Overleaf flags the line containing the too-long expression with a yellow warning triangle. If you place your cursor over the warning, you will see a message about an "overfull \hbox" - meaning that the line is too long to fit on the page.

If you wish to have multiple lines in display style, you must put each line in a separate set of brackets, \[ \]. Later in this tutorial, we will learn about a better way to organize multiple lines of equations in display mode.


For an example of how both inline and display math mode can be used, let's look at a familiar theorem.

The following code

\textbf{The Pythagorean Theorem.} If a right triangle has a hypotenuse of length \(c\) and two other sides of lengths \(a\) and \(b\), then \[a^{2} + b^{2} = c^{2}\]

results in the following:

Text resulting from the code above. The arrangement of the text is described below.

The variables a, b, and c are first introduced as part of the sentence, using inline math mode. Display mode is used for the key part of the theorem, the Pythagorean equation.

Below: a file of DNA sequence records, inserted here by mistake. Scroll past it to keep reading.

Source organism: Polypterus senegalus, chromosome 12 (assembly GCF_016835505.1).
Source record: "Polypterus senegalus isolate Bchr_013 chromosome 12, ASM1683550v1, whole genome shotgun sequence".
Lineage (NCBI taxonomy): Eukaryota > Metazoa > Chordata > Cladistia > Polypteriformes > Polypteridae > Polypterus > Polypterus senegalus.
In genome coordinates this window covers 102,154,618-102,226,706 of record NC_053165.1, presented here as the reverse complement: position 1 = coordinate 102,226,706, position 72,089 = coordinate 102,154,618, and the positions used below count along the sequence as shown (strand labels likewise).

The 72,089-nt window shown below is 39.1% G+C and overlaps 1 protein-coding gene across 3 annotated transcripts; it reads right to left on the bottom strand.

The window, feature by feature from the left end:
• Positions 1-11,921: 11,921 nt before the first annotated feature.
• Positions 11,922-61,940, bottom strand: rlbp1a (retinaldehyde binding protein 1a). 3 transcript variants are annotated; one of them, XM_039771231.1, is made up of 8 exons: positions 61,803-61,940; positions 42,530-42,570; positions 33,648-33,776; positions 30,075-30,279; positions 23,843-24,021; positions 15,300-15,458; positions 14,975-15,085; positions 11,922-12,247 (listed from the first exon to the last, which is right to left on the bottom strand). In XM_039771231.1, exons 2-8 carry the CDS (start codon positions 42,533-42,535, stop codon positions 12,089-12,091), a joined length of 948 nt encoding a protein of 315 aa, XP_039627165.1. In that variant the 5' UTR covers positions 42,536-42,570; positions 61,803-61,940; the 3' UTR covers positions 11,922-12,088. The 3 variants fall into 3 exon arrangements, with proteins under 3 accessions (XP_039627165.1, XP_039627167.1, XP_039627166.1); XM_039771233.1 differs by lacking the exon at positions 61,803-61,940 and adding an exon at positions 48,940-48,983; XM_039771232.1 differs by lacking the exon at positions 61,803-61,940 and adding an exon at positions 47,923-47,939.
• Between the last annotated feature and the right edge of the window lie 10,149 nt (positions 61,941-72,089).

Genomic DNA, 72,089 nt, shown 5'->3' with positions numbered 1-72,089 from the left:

A word of warning

Note that we shouldn't use display mode for every math expression. For example, what would the Pythagorean Theorem typeset above look like if we put all variables in display mode?

Pythagorean theorem with all variables in display mode, as described below.

The sentence is now broken into short fragments. The single characters in display mode are more difficult to read, and the reader must zig-zag through the changing alignment.

In general, use display mode only for important and/or lengthy expressions, and not for single characters.

Exercise 4.1.2

Now, let's use our knowledge of text and math typesetting so far to typeset a theorem you might remember from Algebra.

Euclid's Division Lemma. For any two positive integers a and b, there exist unique integers q and r such that  a = bq + r. The number q is called the quotient and the number r is called the remainder.

Raw text to copy:

Euclid's Division Lemma. For any two positive integers a and b, there exist unique integers q and r such that a = bq + r. The number q is called the quotient and the number r is called the remainder.

Solution 4.1.2

Euclid's Division Lemma can be typeset with the following code:

\textbf{Euclid’s Division Lemma.} For any two positive integers \(a\) and \(b\), there exist unique integers \(q\) and \(r\) such that \[a = bq + r\] The number \(q\) is called the \textit{quotient} and the number \(r\) is called the \textit{remainder}.

Note that the variables are all in math mode. Display mode is used only for the important equation, for better readability.

Now that we know how to enter math mode, let's take a closer look at how to typeset some essential symbols.